I’m a massive fan of Mario Party. That is no surprise to those of you who know me, what is a surprise is how much so. It’s strange I know, especially for a series that evokes such hatred and love from it’s simplistic mechanics. In fact, there’s something about video board games that truly hits the spot for me. Maybe it’s the fact that no matter how much bad luck you have in rolling virtual dice you still have a chance to get points back with your skill, or even the randomness of it all, there’s something enthralling about playing a good video board game with friends or family. So, with that in mind, let me tell you about a little game that was on sale (for £15!!!!) for the Wii U called Animal Crossing: Amiibo Festival.
Amiibo Festival, as the name implies, revolves entirely on Amiibo’s being placed on the Wii U gamepad in order to interact with the board game on screen. There are 2 game modes to do this in: the main board game or the mini-games unlocked through playing the main game. To get you started with the character placing, Amiibo Festival includes two starter amiibo’s, Digby the dog and Isabelle the poodle. You don’t HAVE to play as these characters, but due to them being amiibo’s, and them inherently saving progress as you go around, it’s best to, as doing so unlocks more costumes and animations for your chosen characters.
So the main board game, is it any good? Unfortunately, nope, not at all. You see, the reason I love mario party games is because of the balancing that happens due to mini-games’ very existence. Just like being good in Mario Kart gives you bad items but doesn’t detract from your actual skill, Mario Party games can give you the worst dice rolls imaginable, but you could still win thanks to your skill in the mini-games.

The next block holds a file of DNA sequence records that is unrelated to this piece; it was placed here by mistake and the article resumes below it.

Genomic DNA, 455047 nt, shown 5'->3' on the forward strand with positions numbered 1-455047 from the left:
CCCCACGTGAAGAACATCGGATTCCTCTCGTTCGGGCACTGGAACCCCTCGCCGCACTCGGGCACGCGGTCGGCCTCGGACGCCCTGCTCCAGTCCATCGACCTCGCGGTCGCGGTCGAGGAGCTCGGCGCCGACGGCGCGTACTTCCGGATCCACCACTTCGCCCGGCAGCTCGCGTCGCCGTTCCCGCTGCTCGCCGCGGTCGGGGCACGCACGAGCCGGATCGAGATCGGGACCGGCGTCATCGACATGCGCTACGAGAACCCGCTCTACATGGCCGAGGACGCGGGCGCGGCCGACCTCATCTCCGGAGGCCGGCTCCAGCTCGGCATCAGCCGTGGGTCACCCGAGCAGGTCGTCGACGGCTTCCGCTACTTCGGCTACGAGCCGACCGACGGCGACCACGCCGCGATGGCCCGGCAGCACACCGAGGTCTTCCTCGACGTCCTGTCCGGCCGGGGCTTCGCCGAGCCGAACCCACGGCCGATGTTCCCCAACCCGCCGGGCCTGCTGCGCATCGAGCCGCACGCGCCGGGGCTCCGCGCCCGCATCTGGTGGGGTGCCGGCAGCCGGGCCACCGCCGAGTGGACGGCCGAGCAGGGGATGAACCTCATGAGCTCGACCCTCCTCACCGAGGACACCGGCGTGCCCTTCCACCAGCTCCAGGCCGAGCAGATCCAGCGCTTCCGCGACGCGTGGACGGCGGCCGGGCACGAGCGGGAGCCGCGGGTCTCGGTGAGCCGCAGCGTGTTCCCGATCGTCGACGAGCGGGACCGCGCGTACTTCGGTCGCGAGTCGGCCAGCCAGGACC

Animal Crossing: Amiibo Festival does away with anything you thought a board game should contain, meaning there’s no skill involved, apart from the skill to place an amiibo on a controller. The game does literally everything for you, there’s no thinking involved, no games to play, nothing. You are literally spending 45 minutes to an hour of your time watching characters interact with each other and lose coins. The objective of the game is to get as many happy points as possible, with coins turning into happy points at the end of the game. Some spaces of the board give you happy points or money, with others taking it away. This is all fine and good as a main objective, but as I said before, there’s no urgency, and certainly nothing on the players part in the way of skill – it’s all luck based on what you roll, and that, in itself is annoying.
The only, and I mean only, two decisions of consequence you actually have during an entire game is trading turnips and deciding whether you wish to use your movement cards you pick up or to roll the dice. That’s it. Literally, the most thinking involved has to be the turnip buying, which happens once a week, and involves you deciding whether to buy as many as you can (the best strategy) or whether to hold on to some of your money. In most, if not all circumstances, the best tactic is to just buy as many as possible, as chances are, you’ll sell them at a profit during the week anyway.